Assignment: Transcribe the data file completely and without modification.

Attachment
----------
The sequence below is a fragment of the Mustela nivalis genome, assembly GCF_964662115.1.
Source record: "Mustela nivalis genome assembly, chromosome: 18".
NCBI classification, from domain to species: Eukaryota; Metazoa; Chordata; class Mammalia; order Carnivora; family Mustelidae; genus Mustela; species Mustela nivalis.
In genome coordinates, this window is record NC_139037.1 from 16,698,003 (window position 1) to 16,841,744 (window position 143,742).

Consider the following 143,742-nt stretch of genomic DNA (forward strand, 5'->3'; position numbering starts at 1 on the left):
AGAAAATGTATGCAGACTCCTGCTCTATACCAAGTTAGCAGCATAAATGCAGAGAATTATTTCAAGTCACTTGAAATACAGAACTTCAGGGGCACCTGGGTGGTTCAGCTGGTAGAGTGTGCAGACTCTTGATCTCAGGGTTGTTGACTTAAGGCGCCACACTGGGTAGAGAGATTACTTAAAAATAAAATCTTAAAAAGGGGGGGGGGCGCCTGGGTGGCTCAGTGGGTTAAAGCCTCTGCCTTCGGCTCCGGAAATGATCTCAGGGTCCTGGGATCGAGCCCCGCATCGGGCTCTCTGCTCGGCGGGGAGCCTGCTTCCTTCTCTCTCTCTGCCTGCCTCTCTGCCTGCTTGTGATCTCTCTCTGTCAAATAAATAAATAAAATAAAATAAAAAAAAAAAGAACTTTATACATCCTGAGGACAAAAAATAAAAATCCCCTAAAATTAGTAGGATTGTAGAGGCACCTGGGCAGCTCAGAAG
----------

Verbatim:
The sequence below is a fragment of the Mustela nivalis genome, assembly GCF_964662115.1.
Source record: "Mustela nivalis genome assembly, chromosome: 18".
NCBI classification, from domain to species: Eukaryota; Metazoa; Chordata; class Mammalia; order Carnivora; family Mustelidae; genus Mustela; species Mustela nivalis.
In genome coordinates, this window is record NC_139037.1 from 16,698,003 (window position 1) to 16,841,744 (window position 143,742).

Consider the following 143,742-nt stretch of genomic DNA (forward strand, 5'->3'; position numbering starts at 1 on the left):
AGAAAATGTATGCAGACTCCTGCTCTATACCAAGTTAGCAGCATAAATGCAGAGAATTATTTCAAGTCACTTGAAATACAGAACTTCAGGGGCACCTGGGTGGTTCAGCTGGTAGAGTGTGCAGACTCTTGATCTCAGGGTTGTTGACTTAAGGCGCCACACTGGGTAGAGAGATTACTTAAAAATAAAATCTTAAAAAGGGGGGGGGGCGCCTGGGTGGCTCAGTGGGTTAAAGCCTCTGCCTTCGGCTCCGGAAATGATCTCAGGGTCCTGGGATCGAGCCCCGCATCGGGCTCTCTGCTCGGCGGGGAGCCTGCTTCCTTCTCTCTCTCTGCCTGCCTCTCTGCCTGCTTGTGATCTCTCTCTGTCAAATAAATAAATAAAATAAAATAAAAAAAAAAAGAACTTTATACATCCTGAGGACAAAAAATAAAAATCCCCTAAAATTAGTAGGATTGTAGAGGCACCTGGGCAGCTCAGAAG